In anticipated direct events, identification and use of risk mitigants mean better preparation to reduce losses in analyzed situations:
- Precautions or ex ante actions that reduce the possibility of the considered situation occurring
- Insurance, hedging, or other ex ante actions that reduce the magnitude of loss should the adverse event occur
- Contingency plan to implement ex post or actions to reduce the magnitude of loss when such a situation arises
The same mitigants can reduce losses in unconsidered situations, e.g., contingency plans for one disaster may work for an unforeseen one.
These benefits are unknown beforehand and may be attributed to serendipity or luck but are realized because precautions, insurance or contingency plans were already in place for other scenarios. For example:
- As a precaution, you wear sunglasses on the beach to protect against harm from the sun, and they protect against wind-blown sand, debris, and potentially thrown objects.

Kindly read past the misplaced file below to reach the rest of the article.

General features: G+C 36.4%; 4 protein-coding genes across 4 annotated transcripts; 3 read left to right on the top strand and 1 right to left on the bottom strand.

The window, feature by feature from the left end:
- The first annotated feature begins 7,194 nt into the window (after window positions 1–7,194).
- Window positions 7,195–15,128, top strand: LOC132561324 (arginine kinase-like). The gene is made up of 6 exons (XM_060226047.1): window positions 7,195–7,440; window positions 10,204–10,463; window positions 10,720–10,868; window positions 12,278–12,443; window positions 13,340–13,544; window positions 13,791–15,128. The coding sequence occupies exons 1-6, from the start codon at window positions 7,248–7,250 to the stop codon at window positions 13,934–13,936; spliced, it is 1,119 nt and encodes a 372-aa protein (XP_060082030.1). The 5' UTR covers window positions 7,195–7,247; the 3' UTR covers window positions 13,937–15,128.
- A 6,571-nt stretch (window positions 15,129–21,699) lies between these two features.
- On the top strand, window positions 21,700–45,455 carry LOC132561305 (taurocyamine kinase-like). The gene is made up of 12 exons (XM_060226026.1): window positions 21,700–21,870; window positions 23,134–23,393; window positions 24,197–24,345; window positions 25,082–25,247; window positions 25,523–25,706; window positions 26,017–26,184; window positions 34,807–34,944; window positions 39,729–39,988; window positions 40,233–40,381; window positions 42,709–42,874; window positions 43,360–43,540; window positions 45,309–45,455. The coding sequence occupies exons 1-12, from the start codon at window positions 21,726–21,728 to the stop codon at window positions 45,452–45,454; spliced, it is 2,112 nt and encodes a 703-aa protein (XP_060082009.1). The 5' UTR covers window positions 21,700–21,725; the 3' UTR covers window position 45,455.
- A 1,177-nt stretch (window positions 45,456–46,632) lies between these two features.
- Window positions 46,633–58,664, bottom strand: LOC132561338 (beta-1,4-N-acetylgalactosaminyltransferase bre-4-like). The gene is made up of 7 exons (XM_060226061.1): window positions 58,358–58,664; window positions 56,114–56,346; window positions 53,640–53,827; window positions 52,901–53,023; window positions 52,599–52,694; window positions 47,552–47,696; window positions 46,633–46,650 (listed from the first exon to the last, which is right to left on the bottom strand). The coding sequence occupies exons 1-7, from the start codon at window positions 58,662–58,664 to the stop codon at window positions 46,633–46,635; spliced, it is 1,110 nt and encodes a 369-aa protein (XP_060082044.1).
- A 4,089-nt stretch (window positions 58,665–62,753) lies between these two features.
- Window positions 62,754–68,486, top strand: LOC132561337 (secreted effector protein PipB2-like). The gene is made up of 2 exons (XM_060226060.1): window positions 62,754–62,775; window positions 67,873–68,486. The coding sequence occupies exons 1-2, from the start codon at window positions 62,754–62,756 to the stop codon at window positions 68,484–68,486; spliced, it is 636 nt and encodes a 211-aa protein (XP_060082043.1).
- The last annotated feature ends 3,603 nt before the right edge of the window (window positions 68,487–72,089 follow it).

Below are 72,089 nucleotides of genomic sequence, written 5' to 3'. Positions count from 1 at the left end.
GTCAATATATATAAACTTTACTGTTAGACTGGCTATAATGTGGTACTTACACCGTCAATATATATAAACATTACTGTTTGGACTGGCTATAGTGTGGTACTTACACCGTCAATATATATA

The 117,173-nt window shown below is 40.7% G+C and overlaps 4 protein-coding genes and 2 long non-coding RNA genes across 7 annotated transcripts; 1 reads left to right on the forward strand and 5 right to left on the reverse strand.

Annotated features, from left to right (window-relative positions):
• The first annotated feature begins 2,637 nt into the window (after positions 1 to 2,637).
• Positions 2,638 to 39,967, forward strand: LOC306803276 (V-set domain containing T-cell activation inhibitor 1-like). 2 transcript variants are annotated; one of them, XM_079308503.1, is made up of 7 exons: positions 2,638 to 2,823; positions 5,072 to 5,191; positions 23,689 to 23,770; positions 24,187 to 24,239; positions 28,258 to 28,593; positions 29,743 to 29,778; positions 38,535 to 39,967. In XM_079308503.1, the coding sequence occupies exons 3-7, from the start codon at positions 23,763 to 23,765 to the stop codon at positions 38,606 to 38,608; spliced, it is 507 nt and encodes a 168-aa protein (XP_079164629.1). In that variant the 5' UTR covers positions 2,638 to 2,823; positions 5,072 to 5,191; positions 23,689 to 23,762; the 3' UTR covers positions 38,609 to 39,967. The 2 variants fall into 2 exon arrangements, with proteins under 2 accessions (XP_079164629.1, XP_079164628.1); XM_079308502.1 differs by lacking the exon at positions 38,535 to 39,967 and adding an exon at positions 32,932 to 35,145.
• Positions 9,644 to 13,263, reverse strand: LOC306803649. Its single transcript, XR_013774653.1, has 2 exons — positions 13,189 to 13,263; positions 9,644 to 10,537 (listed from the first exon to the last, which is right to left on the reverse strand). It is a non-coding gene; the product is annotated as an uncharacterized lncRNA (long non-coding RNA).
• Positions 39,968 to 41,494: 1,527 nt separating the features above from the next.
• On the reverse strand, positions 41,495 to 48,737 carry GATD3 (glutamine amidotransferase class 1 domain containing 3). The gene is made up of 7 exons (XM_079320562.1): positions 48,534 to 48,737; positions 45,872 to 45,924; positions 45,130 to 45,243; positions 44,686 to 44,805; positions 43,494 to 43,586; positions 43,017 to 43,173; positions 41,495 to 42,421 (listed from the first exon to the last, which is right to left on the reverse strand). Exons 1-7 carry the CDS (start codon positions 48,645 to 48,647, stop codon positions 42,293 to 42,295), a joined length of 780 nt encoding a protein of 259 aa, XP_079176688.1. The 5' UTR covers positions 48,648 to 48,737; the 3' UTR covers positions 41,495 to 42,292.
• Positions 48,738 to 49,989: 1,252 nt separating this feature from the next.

- As a contingent action, you take aspirin to reduce muscle aches and pains that had caused loss of enjoyment, and it prevents or reduces the chance of heart attack.
Our Loss Forecasting Benefits: Spero Risk Associates have worked as former risk managers, developers, validators, and regulators. Our variety of experiences give us a unique edge on our competition in all aspects of stress testing and scenario analysis & design, especially in CECL, CCAR and DFAST. In fact, we have built a variety of hypothetical and historical scenarios for both credit and market risk, as well as joint credit-and-market loss scenarios years before the crisis and CCAR.
We start with the following questions:
1. What can happen?
2. How can it hurt you?
What We Determine:
1. Adverse shocks (or differences) between current conditions and possible, unfavorable conditions tailored to you.
2.Sensitivities & of the item of interest–whether it’s an instrument, portfolio, firm or industry–to environmental changes.
These determinations, in conjunction with learning, lead to a better understanding of the relationships between the firm and its environment and risk factors. As the industry, social and political conditions, technology, and other factors change, so do the firm and possible loss scenarios.